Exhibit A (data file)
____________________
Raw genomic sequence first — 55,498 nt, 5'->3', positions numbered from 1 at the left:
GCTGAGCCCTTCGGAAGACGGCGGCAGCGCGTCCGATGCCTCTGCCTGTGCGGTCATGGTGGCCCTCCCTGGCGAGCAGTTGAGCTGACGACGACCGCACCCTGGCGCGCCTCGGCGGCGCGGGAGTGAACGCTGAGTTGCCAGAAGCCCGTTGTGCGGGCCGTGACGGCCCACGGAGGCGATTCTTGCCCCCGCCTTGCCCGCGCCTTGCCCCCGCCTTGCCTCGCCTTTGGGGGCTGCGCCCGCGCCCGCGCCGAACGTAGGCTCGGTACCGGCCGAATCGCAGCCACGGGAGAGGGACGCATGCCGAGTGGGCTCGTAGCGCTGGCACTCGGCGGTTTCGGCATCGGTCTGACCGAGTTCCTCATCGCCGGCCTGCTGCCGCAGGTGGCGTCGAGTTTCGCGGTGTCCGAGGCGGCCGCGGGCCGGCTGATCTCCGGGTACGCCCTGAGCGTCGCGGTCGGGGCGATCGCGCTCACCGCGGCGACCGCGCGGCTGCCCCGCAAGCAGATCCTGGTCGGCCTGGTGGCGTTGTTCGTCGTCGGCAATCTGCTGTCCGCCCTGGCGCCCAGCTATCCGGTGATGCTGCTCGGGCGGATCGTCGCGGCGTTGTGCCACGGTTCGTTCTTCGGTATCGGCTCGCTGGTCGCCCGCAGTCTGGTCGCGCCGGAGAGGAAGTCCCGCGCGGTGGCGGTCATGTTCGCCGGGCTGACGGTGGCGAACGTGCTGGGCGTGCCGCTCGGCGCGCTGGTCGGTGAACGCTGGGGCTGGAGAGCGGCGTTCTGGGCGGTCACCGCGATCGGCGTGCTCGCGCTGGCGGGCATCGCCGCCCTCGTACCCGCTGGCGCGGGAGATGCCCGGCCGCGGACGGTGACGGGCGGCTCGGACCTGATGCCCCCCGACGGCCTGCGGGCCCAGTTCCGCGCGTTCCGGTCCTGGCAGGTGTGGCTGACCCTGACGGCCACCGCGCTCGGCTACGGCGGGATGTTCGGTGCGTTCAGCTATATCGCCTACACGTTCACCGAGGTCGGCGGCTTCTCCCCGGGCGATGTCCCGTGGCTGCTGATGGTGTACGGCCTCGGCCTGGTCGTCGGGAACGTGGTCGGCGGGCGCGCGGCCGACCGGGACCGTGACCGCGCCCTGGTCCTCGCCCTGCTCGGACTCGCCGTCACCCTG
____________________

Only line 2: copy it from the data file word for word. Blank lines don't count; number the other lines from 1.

GCTGAGCCCTTCGGAAGACGGCGGCAGCGCGTCCGATGCCTCTGCCTGTGCGGTCATGGTGGCCCTCCCTGGCGAGCAGTTGAGCTGACGACGACCGCACCCTGGCGCGCCTCGGCGGCGCGGGAGTGAACGCTGAGTTGCCAGAAGCCCGTTGTGCGGGCCGTGACGGCCCACGGAGGCGATTCTTGCCCCCGCCTTGCCCGCGCCTTGCCCCCGCCTTGCCTCGCCTTTGGGGGCTGCGCCCGCGCCCGCGCCGAACGTAGGCTCGGTACCGGCCGAATCGCAGCCACGGGAGAGGGACGCATGCCGAGTGGGCTCGTAGCGCTGGCACTCGGCGGTTTCGGCATCGGTCTGACCGAGTTCCTCATCGCCGGCCTGCTGCCGCAGGTGGCGTCGAGTTTCGCGGTGTCCGAGGCGGCCGCGGGCCGGCTGATCTCCGGGTACGCCCTGAGCGTCGCGGTCGGGGCGATCGCGCTCACCGCGGCGACCGCGCGGCTGCCCCGCAAGCAGATCCTGGTCGGCCTGGTGGCGTTGTTCGTCGTCGGCAATCTGCTGTCCGCCCTGGCGCCCAGCTATCCGGTGATGCTGCTCGGGCGGATCGTCGCGGCGTTGTGCCACGGTTCGTTCTTCGGTATCGGCTCGCTGGTCGCCCGCAGTCTGGTCGCGCCGGAGAGGAAGTCCCGCGCGGTGGCGGTCATGTTCGCCGGGCTGACGGTGGCGAACGTGCTGGGCGTGCCGCTCGGCGCGCTGGTCGGTGAACGCTGGGGCTGGAGAGCGGCGTTCTGGGCGGTCACCGCGATCGGCGTGCTCGCGCTGGCGGGCATCGCCGCCCTCGTACCCGCTGGCGCGGGAGATGCCCGGCCGCGGACGGTGACGGGCGGCTCGGACCTGATGCCCCCCGACGGCCTGCGGGCCCAGTTCCGCGCGTTCCGGTCCTGGCAGGTGTGGCTGACCCTGACGGCCACCGCGCTCGGCTACGGCGGGATGTTCGGTGCGTTCAGCTATATCGCCTACACGTTCACCGAGGTCGGCGGCTTCTCCCCGGGCGATGTCCCGTGGCTGCTGATGGTGTACGGCCTCGGCCTGGTCGTCGGGAACGTGGTCGGCGGGCGCGCGGCCGACCGGGACCGTGACCGCGCCCTGGTCCTCGCCCTGCTCGGACTCGCCGTCACCCTG